How is Bradbury's "The Veldt" an allusion to Barrie's "Peter Pan"?
- Peter Pan was a playful rascal who never wanted to grow up.
- Peter Pan had a following of similar little boys who never wanted to grow up.
- They lived in a land past the second star on the right where they had non-stop adventures and outwitted a wily villain:
- Tinker Bell was Peter's friend and guide, with her magic pixie dust.
- Wendy and her brothers were invited to Never Land.
- She made the Lost Boys think of home and mother.
- Invited to stay in Never Land, Wendy and her brothers opted to return home.
- Peter Pan abandoned his parents for immortal childhood.
- Wendy and her brothers temporarily abandoned their parents for a short-lived adventure.
- The overall tone of this much beloved tale is lighthearted, fun and loving.
- Peter Pan is not perceived as being unbalanced and spewing hatred and danger.
"The Veldt" shares some things in common, but they are antithetical opposites.
- The overall tone of is menacing, dark, threatening and dangerous.
- Wendy and Peter have gone past creating charming and over-indulged play scenes and become absorbed in creating angry, retributive scenes (for revenge and retribution).
- Their parents aren't abandoned for immortal youth, but for vicious retaliation.
- Their parents aren't abandoned: they are murdered.
- Wendy and Peter don't desire playful immortal youth; they desire control and power manifest through childhood's tools or toys.
- Peter and Wendy don't test their courage and resourcefulness against a wily villain; they antagonize, threaten, imprison and eliminate their well-meaning, though misguided parents.
As the overall picture of each is set out in detail, one sees how there is similarity, but one more readily sees how "The Veldt" is the antithetical dark side of the Peter Pan tale. Where Peter Pan is innocently young and adventuresome, Wendy and Peter Hadley are cruelly bent upon realizing their own dangerous objectives.
So, to defend the idea that "The Veldt" is an allusion to Peter Pan one must expand the definition of "allusion" to include a negative or antithetical representation of a well know work etc. The current standard definition of "allusion" applies to those parts that call to mind a direct correspondence to or correlation with the work etc alluded to.
An allusion: a brief reference to a person, event, place, or phrase. The writer assumes [readers] recognize the reference.
To illustrate, if I refer to "colored eggs in a basket," the allusion embodied therein calls forth a direct recollection of the Easter Bunny. A negative, antithetical image of an anti-Bunny who robs colored eggs form baskets is not evoked. The only way a negative or antithetical understanding might be evoked by an allusion would be if the negative aspect were explicitly invoked in the language. For instance, I might say "betrayed colored eggs in a basket"; this might call forth the antithetical image of a villainous Easter Bunny.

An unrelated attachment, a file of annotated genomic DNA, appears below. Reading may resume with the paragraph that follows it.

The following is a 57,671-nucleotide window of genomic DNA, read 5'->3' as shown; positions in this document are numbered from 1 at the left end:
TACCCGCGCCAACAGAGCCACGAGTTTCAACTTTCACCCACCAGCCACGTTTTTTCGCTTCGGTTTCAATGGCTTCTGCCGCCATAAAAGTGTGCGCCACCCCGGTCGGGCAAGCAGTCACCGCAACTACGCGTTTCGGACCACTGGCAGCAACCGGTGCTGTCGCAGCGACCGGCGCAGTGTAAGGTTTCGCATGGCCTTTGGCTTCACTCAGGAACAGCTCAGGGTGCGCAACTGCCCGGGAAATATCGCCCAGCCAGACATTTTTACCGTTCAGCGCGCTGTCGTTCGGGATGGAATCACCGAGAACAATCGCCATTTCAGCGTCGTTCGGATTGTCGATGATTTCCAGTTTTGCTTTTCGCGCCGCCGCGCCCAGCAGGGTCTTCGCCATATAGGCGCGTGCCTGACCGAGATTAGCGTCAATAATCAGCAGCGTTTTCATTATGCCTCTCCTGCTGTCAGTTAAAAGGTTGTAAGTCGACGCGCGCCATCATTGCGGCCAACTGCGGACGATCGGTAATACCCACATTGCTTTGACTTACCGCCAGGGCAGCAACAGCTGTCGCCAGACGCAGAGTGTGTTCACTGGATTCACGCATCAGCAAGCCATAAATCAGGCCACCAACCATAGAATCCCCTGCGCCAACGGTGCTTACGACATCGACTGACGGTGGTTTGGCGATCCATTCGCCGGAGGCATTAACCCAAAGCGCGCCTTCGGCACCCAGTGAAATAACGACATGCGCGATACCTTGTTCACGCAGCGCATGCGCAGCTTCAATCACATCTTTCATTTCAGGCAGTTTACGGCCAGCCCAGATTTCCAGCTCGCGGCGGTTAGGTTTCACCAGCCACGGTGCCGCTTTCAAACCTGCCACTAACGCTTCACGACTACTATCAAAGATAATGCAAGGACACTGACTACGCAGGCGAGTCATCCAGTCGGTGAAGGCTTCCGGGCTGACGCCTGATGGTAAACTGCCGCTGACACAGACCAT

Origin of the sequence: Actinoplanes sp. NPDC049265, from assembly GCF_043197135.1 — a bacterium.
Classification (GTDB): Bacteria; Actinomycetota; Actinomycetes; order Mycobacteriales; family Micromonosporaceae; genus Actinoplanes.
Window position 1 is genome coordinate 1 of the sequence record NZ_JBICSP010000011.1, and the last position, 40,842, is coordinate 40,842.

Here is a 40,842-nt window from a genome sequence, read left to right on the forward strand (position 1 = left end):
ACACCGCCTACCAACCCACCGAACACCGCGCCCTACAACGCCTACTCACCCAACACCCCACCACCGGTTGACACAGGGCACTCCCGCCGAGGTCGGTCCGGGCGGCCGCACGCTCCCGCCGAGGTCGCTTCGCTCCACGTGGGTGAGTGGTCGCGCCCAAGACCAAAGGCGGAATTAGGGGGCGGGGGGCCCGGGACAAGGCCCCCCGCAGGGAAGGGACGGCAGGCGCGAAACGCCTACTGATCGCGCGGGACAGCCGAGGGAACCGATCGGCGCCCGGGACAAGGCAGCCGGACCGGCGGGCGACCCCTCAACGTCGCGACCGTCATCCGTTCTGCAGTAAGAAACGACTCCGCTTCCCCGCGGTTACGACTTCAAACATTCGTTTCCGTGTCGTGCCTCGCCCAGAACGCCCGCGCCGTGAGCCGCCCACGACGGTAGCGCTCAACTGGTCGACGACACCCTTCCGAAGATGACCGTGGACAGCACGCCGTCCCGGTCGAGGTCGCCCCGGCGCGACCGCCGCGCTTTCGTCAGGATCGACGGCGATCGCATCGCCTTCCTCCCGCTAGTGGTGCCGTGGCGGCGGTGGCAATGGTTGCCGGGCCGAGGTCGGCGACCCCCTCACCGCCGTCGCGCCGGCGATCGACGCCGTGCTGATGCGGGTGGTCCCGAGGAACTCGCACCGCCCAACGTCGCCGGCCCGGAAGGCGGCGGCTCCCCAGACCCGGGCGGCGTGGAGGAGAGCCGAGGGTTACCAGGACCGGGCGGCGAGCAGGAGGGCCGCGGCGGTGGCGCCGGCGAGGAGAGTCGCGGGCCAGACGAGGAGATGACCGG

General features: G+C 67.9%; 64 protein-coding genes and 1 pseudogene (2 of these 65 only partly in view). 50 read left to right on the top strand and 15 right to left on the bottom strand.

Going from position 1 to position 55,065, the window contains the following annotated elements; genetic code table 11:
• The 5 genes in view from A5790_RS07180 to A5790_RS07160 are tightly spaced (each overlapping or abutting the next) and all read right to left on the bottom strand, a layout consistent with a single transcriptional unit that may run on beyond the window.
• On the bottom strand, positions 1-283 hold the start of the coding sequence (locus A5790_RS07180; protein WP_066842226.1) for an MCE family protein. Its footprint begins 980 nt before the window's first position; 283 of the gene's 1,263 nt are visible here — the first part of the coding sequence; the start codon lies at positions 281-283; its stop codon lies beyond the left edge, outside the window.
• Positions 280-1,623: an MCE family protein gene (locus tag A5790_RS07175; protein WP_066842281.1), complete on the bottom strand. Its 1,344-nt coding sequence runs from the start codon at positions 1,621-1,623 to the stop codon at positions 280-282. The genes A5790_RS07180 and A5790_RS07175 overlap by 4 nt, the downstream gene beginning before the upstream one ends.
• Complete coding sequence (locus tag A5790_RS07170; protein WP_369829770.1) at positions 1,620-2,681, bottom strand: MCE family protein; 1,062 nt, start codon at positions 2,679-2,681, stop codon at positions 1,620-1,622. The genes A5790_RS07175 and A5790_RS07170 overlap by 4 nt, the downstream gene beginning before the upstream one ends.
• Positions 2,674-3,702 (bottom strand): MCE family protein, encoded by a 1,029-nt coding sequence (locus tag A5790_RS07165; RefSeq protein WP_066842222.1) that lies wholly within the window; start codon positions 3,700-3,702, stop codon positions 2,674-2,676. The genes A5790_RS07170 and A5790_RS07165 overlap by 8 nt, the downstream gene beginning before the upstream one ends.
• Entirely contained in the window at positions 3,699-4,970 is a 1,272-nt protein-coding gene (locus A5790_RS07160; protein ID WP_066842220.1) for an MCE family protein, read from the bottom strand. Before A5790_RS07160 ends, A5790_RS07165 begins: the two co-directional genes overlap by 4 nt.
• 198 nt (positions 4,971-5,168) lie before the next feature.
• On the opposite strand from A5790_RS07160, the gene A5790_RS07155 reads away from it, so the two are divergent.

While it might be argued that Peter Pan inspired "The Veldt," it cannot correctly be said that "The Veldt" alludes to the tale because there is no direct correlation between the two--there is an antithetical correlation, a light side to dark side, positive to negative correlation. One might correctly say that "The Veldt" references Peter Pan, since reference may be of any sort: a positive reference, a negative one, an inverse reference, an antithetical one, or a contrasting one.
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Peter and Wendy Hadley not only have names that match Peter Pan and Wendy, but like them they live in an illusionary world, the Veldt. Moreover, the children have become obsessed with this virtual world and through the use of telepathy they have learned to program the Veldt to be the world that they feel that they desire, just as Peter Pan has created his Neverland.
Peter Pan is the stereotype of the boastful and careless boy. Likewise, Peter possesses a flippant attitude and an arrogance. Certainly, Peter Hadley's personality parallels that of his namesake. For, when George Hadley, Peter's father turns off all the mechanisms in the house, making it "like a mechanical cemetery," Peter cries,
"Don't let them do it!....Dont let Father kill everything....Oh, I hate you!....I wish you were dead!"
Later, of course, Peter and Wendy lock their parents into the Veldt. Then when another adult appears on the scene the following day, the psychologist David McClean, the children look up and smile, dissembling as they talk with him and plot their next immature, dastardly deed.
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